I suppose it’s a symptom of a moment when people on the Left are resisting (without a lot of hope) the inevitability of HRC ‘16, or maybe just one of those psychologically necessary cries of conscience before tying on the party yoke. But there seems to be an upsurge of fury at Barack Obama from progressive voices at the moment, most notably by the great Poet of Populist Discontent, Tom Frank, who rages at the 44th president in a piece currently up at Salon.
Underlying Frank’s attacks on Obama is an implicit conspiracy theory nearly as lurid as the Kenyan Muslim Marxist Alinskyite fantasies of the right: that Obama was deployed as a judas goat by the threatened Neoliberal Order to preempt and then prevent the righteous beatdown capitalism had earned for itself by 2008, when “every thinking person could see that the reigning ideology had failed.” Keeping to the appointed script, the phony agent of change then propped up the evil system that was teetering on the edge of catastrophe and subsequently blamed his betrayal of The People on the crazy people of the Right.
Sustaining this rather counterintuitive indictment requires, of course, an alternative scenario that Obama might have followed had he not been a traitor and/or “gutless:”
Why didn’t [Obama] propose a proper healthcare program instead of the confusing jumble we got? Why not a proper stimulus package? Why didn’t he break up the banks? Or the agribusiness giants, for that matter?
[T[here were plenty of things Obama’s Democrats could have done that might have put the right out of business once and for all—for example, by responding more aggressively to the Great Recession or by pounding relentlessly on the theme of middle-class economic distress. Acknowledging this possibility, however, has always been difficult for consensus-minded Democrats, and I suspect that in the official recounting of the Obama era, this troublesome possibility will disappear entirely. Instead, the terrifying Right-Wing Other will be cast in bronze at twice life-size, and made the excuse for the Administration’s every last failure of nerve, imagination and foresight. Demonizing the right will also allow the Obama legacy team to present his two electoral victories as ends in themselves, since they kept the White House out of the monster’s grasp—heroic triumphs that were truly worthy of the Nobel Peace Prize. (Which will be dusted off and prominently displayed.)
Put side, for the moment, the bizarre and ahistorical assertion that it’s possible to “put the right out of business once and for all.” Let’s look at the claim Obama and his defenders had to inflate the power of the opposition to “twice life-size” to excuse the failure to vanquish it and advance a far more progressive agenda than was actually offered.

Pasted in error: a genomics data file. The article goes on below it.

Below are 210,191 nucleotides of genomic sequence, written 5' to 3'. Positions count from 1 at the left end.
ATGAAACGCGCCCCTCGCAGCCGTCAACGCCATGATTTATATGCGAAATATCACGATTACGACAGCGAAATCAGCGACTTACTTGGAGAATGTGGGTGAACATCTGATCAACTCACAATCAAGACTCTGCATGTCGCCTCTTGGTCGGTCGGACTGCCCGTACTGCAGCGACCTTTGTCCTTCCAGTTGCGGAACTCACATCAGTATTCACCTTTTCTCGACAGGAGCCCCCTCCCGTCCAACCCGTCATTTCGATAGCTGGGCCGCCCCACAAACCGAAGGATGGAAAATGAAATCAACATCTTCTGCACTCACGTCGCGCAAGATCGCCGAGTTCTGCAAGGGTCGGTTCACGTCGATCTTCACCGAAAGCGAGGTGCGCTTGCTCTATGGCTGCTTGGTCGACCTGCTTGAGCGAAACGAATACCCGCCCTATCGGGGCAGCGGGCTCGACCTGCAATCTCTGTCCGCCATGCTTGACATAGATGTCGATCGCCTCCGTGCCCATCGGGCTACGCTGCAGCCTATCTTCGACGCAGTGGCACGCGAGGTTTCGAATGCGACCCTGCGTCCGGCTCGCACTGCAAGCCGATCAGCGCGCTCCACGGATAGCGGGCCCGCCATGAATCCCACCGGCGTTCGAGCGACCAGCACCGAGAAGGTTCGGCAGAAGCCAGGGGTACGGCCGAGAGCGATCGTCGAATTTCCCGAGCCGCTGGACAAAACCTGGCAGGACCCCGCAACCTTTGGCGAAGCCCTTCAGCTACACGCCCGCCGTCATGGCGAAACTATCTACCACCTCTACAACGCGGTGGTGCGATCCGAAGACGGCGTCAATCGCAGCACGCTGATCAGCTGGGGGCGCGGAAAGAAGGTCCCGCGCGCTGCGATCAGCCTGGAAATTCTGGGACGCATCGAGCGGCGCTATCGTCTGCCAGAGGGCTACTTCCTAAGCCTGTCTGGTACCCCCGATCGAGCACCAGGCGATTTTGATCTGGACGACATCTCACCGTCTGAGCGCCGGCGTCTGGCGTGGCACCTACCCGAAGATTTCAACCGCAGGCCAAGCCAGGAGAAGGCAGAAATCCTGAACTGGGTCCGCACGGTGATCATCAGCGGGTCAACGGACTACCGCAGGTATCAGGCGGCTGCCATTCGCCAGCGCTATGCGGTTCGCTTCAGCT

There is this institution called the U.S. Senate. Even after two big Democratic cycles in 2006 and 2008, Republicans held 40 seats, enough given absolute unity and a single Democratic defection to thwart anything the majority party attempted, under rules ripe for abuse that neither Barack Obama nor Harry Reid invented or imagined. Just a year after Obama took office, Republicans won a special Senate election and obtained the power to block absolutely any Democratic measure.
Had Obama done Frank’s bidding and advanced a more progressive agenda from the get-go, would that have magically produced more Democratic Senate seats? Would a Republican or two have flipped to vote for, say, a single-payer health care proposal or an assault on Wall Street? Would Joe Lieberman and Ben Nelson have quaked and surrendered to the aroused masses? And going into the 2010 elections, when Republicans enjoyed an increasingly strong built-in turnout advantage, an overextension of Democratic strength in both Houses, and the strong historical precedent of the party controlling the White House suffering damage from bad economic conditions, would a loud-and-proud lefty message aimed at the ghosts and demons of the Clinton administration have made the Tea Party irrelevant?
This seems to be the underlying logic of Frank’s position, and it’s too far—way too far—from being self-evident to justify his righteous indignation.
Readers of Frank’s classic 1996 book What’s the Matter With Kansas? will recall that it combined a hilariously effective critique of latter-day conservatism with an earlier version of his Stab-in-the-Back theory of perfidious Clintonians preferring Wall Street to Main Street. Now his pursuit of the latter theme seems to be obliterating the former, reducing the Right in his eyes to a paper-tiger excuse for centrist cowardice and treachery.
There exists, and will always exist, an honorable case for greater ideological rigor among progressives, and a long-range strategy for the Democratic Party that relies on “populist” appeals and greater partisan differentiation. But these alternative paths should not rely on revisionist histories of the very recent past that ignore or vaporize very real structural and ideological barriers to progressive governance, and assign magical properties to correct rhetoric. That way lies Naderism circa 2000.
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